Objective We aimed to determine upright heart rate and blood pressure (BP) changes to suggest diagnostic criteria for postural orthostatic tachycardia syndrome (POTS) and orthostatic hypertension (OHT) in Chinese children.
Methods In this cross-sectional study, 1449 children and adolescents aged 6–18 years were randomly recruited from two cities in China, Kaifeng in Henan province and Anguo in Hebei province. They were divided into two groups: 844 children aged 6–12 years (group I) and 605 adolescents aged 13–18 years (group II). Heart rate and BP were recorded during an active standing test.
Results 95th percentile (P95) of δ heart rate from supine to upright was 38 bpm, with a maximum upright heart rate of 130 and 124 bpm in group I and group II, respectively. P95 of δ systolic blood pressure (SBP) increase was 18 mm Hg and P95 of upright SBP was 132 mm Hg in group I and 138 mm Hg in group II. P95 of δ diastolic blood pressure (DBP) increase was 24 mm Hg in group I and 21 mm Hg in group II, and P95 of upright DBP was 89 mm Hg in group I and 91 mm Hg in group II.
Conclusions POTS is suggested when δ heart rate is ≥38 bpm (for easy memory, ≥40 bpm) from supine to upright, or maximum heart rate ≥130 bpm (children aged 6–12 years) and ≥125 bpm (adolescents aged 13–18 years), associated with orthostatic symptoms. OHT is suggested when δ SBP (increase) is ≥20 mm Hg, and/or δ DBP (increase) ≥25 mm Hg (in children aged 6–12 years) or ≥20 mm Hg (in adolescents aged 13–18 years) from supine to upright; or upright BP≥130/90 mm Hg (in children aged 6–12 years) or ≥140/90 mm Hg (in adolescents aged 13–18 years).
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Strengths and limitations of this study
Orthostatic intolerance is one of the most common causes for syncope in children and adolescents, seriously affecting their daily life and school studies.
The distribution characteristics of upright heart rate and blood pressure in children and adolescents evidenced by large-sampled data was lacking.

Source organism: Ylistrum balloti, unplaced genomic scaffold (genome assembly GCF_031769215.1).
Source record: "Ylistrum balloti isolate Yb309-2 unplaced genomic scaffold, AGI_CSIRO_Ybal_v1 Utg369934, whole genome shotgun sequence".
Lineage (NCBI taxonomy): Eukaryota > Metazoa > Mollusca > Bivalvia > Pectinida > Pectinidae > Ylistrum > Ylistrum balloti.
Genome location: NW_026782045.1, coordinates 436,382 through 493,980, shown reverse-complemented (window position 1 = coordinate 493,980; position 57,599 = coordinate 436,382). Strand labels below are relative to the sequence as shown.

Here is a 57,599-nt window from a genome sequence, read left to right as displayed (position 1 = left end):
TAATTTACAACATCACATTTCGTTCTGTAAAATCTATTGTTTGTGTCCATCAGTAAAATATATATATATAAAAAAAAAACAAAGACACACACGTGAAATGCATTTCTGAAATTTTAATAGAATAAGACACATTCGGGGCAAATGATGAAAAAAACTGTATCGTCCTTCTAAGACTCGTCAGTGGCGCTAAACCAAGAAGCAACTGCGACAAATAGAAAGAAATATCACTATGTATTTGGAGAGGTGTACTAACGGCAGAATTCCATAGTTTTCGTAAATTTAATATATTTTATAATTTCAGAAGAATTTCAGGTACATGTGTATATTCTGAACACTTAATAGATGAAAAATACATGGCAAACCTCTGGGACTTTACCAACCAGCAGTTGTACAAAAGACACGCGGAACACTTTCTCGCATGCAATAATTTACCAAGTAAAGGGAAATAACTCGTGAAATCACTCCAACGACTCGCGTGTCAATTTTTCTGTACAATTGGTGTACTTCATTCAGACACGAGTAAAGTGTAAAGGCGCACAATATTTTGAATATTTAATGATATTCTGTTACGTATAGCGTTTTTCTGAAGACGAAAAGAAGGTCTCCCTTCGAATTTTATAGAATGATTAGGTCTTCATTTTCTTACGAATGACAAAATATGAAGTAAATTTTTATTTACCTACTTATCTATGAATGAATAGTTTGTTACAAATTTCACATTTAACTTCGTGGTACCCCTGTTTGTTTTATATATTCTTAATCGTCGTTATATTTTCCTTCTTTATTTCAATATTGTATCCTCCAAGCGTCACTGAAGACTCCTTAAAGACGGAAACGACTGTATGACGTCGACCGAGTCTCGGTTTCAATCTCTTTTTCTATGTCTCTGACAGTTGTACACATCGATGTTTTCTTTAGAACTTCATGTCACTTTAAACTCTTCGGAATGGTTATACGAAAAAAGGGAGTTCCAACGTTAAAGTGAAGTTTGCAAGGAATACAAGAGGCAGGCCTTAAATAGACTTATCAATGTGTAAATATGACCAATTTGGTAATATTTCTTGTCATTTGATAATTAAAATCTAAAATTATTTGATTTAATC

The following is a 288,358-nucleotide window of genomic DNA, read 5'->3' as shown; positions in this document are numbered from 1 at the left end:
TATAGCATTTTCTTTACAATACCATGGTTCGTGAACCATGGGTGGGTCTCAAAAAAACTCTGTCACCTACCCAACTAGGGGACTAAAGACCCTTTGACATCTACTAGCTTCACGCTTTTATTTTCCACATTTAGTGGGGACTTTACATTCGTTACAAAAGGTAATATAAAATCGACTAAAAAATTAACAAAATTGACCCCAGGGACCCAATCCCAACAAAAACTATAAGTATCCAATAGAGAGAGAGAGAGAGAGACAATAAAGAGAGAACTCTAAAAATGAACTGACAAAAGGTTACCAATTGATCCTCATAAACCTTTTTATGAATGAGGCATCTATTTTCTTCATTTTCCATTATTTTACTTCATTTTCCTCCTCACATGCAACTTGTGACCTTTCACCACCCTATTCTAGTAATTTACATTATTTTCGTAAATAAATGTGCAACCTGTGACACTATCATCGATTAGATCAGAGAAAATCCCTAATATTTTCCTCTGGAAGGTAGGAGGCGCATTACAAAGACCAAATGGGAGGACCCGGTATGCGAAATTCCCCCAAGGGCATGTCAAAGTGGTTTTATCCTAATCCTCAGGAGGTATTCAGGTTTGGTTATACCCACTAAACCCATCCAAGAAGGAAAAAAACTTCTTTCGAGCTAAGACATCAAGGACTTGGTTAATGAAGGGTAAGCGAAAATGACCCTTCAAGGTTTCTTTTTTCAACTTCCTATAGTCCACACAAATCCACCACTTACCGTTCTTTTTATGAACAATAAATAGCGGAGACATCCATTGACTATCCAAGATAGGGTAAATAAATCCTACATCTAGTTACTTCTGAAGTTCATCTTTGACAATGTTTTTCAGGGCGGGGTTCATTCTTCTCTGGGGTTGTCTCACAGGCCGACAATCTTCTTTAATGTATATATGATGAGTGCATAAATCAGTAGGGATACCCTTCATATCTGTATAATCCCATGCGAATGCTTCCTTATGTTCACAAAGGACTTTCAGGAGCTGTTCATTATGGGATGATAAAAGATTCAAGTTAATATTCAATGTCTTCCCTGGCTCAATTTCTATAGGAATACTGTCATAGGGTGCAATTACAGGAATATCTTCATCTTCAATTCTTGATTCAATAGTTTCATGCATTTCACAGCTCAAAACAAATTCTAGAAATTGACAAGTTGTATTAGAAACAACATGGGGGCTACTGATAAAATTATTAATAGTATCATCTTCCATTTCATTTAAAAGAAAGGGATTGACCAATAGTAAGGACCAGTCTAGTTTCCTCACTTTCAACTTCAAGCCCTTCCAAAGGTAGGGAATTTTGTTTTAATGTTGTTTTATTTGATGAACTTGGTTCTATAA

This study suggested distribution characteristics of heart rate and blood pressure changes during an active standing test in children and adolescents.
The upright heart rate and blood pressure changes were useful to suggest diagnostic criteria for postural orthostatic tachycardia syndrome or orthostatic hypertension in children and adolescents.
This study was conducted in the north of China. To ascertain whether the results are applicable to children and adolescents in other areas will need multicentre studies.
Orthostatic intolerance (OI) is a group of diseases induced by standing and relieved by recumbence, and includes symptoms such as dizziness, headache, palpitations, nausea, abdominal pain, concentration difficulties, hyperventilation, presyncope and even syncope.1 It is one of the most common causes for syncope in children and adolescents, seriously affecting their daily life and school studies,2 and places heavy mental and economic burdens on families.3–7 Postural orthostatic tachycardia syndrome (POTS), vasovagal syncope and orthostatic hypertension (OHT) make up the main components of OI.
The active standing test is one of the most important diagnostic methods for OI. During the test, clinical symptoms, heart rate and blood pressure (BP) changes can be recorded from supine to upright position. However, the active standing test-based diagnostic criteria for children and adolescents with POTS or OHT have mainly been sourced from the data of adults due to the absence of large-sampled epidemiological data from children. In 1993, the POTS diagnostic criteria were reported as an increased heart rate of ≥30 bpm or a maximum heart rate of ≥120 bpm without BP decline within 10 min after the individual stands upright from a supine position.8 These diagnostic criteria were previously used in most studies on children and adolescents in this area.9–11 The OHT diagnostic criterion was proposed by Fessel and Robertson12 in 2006 as an increased systolic blood pressure (SBP) ≥20 mm Hg without requirements for diastolic blood pressure (DBP) after standing compared with BP at supine position. However, up to now, the OHT diagnostic criterion has not been used for diagnosing children.